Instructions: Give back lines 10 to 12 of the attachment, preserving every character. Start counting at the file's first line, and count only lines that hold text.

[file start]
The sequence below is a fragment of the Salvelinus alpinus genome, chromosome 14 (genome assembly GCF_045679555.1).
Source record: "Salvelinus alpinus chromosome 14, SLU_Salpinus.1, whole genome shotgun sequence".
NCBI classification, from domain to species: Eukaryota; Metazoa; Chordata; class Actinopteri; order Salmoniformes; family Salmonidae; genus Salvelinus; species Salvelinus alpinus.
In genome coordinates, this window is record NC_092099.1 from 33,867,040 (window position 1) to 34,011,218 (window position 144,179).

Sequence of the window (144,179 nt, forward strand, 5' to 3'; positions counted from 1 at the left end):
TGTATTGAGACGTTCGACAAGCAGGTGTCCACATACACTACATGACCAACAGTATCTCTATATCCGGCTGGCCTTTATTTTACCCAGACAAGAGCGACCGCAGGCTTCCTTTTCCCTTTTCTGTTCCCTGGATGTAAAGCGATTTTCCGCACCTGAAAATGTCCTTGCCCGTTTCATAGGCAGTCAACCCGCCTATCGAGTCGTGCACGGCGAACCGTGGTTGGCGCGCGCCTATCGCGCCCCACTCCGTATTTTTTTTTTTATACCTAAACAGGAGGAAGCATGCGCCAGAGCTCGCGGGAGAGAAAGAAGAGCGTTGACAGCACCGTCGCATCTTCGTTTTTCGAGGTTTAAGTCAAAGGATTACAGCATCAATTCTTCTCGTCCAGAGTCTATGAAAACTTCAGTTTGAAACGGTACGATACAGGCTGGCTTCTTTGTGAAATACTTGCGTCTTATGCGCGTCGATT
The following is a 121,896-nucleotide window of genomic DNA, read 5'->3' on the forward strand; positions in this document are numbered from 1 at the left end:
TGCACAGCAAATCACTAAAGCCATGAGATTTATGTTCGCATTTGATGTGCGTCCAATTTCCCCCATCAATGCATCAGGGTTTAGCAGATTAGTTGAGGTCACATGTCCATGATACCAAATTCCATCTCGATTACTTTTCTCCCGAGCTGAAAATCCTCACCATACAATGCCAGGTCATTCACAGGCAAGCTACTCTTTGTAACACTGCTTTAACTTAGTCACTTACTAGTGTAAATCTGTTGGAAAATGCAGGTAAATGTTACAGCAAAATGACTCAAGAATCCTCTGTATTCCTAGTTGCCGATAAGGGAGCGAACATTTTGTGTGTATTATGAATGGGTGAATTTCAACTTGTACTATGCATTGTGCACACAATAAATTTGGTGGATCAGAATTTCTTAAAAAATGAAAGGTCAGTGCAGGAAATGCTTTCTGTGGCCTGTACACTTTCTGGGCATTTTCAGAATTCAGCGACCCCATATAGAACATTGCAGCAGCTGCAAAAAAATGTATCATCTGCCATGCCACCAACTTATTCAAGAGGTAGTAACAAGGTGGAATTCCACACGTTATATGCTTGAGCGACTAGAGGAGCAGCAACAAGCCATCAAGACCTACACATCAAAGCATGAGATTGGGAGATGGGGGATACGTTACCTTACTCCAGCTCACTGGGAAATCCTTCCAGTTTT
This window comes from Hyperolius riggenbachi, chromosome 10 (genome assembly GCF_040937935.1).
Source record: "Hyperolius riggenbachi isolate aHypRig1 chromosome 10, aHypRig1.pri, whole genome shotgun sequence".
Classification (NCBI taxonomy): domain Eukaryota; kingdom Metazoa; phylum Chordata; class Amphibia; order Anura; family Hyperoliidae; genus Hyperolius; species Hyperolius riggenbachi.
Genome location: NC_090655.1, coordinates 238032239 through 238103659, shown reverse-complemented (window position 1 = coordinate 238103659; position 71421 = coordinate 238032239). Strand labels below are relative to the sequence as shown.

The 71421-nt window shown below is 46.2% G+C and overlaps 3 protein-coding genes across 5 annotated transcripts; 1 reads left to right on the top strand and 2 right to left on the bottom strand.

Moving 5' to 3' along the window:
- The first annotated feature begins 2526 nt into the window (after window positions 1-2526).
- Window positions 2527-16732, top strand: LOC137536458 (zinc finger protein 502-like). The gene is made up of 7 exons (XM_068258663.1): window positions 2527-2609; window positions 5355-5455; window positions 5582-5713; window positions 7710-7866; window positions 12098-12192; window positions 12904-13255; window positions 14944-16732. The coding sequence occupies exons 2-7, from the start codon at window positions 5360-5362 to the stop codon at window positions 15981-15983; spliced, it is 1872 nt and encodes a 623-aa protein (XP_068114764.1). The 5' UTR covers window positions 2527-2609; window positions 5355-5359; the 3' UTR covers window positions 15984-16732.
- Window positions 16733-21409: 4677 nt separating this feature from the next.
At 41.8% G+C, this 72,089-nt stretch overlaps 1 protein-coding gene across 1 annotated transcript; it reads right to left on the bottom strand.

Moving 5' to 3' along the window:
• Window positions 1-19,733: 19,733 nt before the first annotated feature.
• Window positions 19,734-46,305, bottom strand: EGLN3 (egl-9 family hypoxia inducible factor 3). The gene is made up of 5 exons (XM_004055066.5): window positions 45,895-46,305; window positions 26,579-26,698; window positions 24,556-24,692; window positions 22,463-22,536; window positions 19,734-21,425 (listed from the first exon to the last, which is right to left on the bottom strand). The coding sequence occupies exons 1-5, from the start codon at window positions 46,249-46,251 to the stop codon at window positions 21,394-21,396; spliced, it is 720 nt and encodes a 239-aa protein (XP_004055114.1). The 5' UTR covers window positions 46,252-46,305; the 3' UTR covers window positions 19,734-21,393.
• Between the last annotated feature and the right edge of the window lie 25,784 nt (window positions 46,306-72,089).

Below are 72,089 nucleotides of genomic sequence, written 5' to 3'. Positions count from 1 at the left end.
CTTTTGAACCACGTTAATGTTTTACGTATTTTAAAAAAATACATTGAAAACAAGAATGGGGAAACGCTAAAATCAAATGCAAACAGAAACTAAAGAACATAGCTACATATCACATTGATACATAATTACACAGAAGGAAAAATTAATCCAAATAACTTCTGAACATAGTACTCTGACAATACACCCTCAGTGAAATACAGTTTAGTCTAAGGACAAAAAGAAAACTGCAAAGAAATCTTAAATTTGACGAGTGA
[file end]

Source record: "Hyperolius riggenbachi isolate aHypRig1 chromosome 10, aHypRig1.pri, whole genome shotgun sequence".
Classification (NCBI taxonomy): domain Eukaryota; kingdom Metazoa; phylum Chordata; class Amphibia; order Anura; family Hyperoliidae; genus Hyperolius; species Hyperolius riggenbachi.
Genome location: NC_090655.1, coordinates 238032239 through 238103659, shown reverse-complemented (window position 1 = coordinate 238103659; position 71421 = coordinate 238032239). Strand labels below are relative to the sequence as shown.